By Vicki Weisfeld

“For never was a story of more woe, than this of Juliet and her Romeo.” The Shakespeare Theatre of New Jersey opened its production of this classic tragedy, directed by Ian Belknap, on October 19, and it runs through November 17.

You know the story. An implacable hatred has arisen between two Verona families: the Capulets and the Montagues. Prince Escalus (played by Jason C. Brown), fed up with the constant street-fighting of the two households, vows to have any future combatants executed. Romeo (Keshav Moodliar) attends a banquet hosted by the rival Capulets in disguise. He sees their daughter Juliet (Miranda Rizzolo), the two instantly fall in love, and Friar Lawrence (Matt Sullivan) secretly marries them. Meanwhile, Juliet’s father (Mark Elliot Wilson) intends her to marry wealthy Count Paris (Ryan Woods).

Romeo’s friend Mercutio (Joshua David Robinson) is slain by a goading Tybalt of the house of Capulet (Torsten Johnson), and Romeo slays him in revenge. Instead of executing Romeo, Prince Escalus banishes him. Though the sentence is merciful, Romeo regards it as a heart-breaking separation from Juliet.

To thwart her imminent marriage to Paris, Friar Lawrence gives Juliet a sleeping potion that mimics death, and she’s placed in the family tomb. That night, Paris visits the tomb, soon followed by a distraught Romeo. They fight. Romeo kills him and, seeing Juliet apparently dead, drinks poison. Juliet wakes, finds Romeo dead, and kills herself. The Prince admonishes the parents, saying, “See what a scourge is laid upon your hate that Heav’n finds means to kill your joys with love.”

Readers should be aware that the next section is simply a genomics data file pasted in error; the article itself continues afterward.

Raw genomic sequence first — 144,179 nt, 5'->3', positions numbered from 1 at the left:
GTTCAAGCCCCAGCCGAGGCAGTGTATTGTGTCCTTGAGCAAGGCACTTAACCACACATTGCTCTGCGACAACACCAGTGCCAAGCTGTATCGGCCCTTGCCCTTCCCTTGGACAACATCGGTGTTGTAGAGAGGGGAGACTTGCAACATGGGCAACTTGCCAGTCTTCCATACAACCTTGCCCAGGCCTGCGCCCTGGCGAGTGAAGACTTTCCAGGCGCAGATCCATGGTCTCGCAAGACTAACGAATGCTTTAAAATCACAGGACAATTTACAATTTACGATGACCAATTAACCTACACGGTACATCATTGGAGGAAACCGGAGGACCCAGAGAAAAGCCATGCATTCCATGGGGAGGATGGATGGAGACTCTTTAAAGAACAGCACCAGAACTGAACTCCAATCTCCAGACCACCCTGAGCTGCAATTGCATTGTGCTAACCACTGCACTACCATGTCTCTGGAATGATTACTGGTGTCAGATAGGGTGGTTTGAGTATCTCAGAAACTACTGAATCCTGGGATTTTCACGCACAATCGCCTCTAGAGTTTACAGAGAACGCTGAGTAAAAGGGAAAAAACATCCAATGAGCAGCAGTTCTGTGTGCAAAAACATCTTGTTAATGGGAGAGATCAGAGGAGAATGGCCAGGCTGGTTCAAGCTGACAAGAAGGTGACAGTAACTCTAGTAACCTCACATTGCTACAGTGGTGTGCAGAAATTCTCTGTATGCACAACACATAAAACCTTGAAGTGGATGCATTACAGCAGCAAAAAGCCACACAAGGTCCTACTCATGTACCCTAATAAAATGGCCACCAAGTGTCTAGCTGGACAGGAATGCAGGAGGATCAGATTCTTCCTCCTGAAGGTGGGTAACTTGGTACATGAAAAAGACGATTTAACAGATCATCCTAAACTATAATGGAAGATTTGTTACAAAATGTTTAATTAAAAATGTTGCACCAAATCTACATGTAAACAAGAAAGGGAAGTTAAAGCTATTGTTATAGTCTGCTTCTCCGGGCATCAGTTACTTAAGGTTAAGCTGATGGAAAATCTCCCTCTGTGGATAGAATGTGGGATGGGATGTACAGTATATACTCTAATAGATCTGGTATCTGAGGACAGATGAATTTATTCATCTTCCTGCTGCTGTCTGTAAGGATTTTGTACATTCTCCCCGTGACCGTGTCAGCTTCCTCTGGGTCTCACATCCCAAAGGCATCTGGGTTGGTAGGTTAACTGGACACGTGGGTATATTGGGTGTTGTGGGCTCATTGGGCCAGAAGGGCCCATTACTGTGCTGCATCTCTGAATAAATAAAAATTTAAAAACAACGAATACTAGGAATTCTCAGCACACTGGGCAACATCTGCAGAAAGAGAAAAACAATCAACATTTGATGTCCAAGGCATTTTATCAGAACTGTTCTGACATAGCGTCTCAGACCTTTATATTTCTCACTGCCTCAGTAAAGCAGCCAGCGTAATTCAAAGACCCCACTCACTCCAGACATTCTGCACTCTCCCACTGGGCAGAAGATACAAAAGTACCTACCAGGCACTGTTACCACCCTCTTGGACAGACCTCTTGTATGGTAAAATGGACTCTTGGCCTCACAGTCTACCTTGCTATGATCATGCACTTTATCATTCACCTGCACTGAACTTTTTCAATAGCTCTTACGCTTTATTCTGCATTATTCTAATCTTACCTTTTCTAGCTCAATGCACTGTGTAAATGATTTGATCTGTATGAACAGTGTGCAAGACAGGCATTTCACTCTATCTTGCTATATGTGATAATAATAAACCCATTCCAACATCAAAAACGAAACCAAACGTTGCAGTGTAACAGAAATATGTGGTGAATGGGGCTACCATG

Over the years, I’ve come to recognize that although Romeo is an effective swordsman, with at least two notches on his scabbard, he’s something of a weakling. He’s dreamy, falls in love too easily, and even his father laments his lack of focus. It’s a trait seen to excess here because at the same time, he needs to be a credible lover. The weakness of this production is the lack of chemistry and connection between its two eponymous characters.

Perhaps in trying to make the play approachable for new generations, Belknap encouraged the actors to hurry along and avoid ensnarement by Shakespeare’s rhythmic prose. At times, though, the main characters spoke so quickly I couldn’t follow (from the front row). If length was a consideration, judicious cutting would have been preferable to racing through the dialog. Romeo and Juliet is a wonderful play. I want my full measure of enjoyment out of it.

Others in the seventeen-member cast include: Isaac Hickox-Young as Benvolio, Aedin Moloney as the nurse, Erin Partin as Lady Capulet, and Michael Dale as Lord Montague.

Production credits to Lee Savage (whose spare palladian set provides subtle atmosphere and great flexibility), Paul Canada (costumes), Michael Giannitti (lighting), Fabian Obispo (sound), Rick Sordelet (fight direction), and Larry Copeland (production stage management).

Shakespeare Theatre of New Jersey productions are hosted at Drew University in Madison, N.J. (easily reachable from NYC by train). For tickets, call the box office at 973-408-5600 or visit the Box Office online. Note that STNJ offers special ticket pricing of $30 for theatergoers under age 30!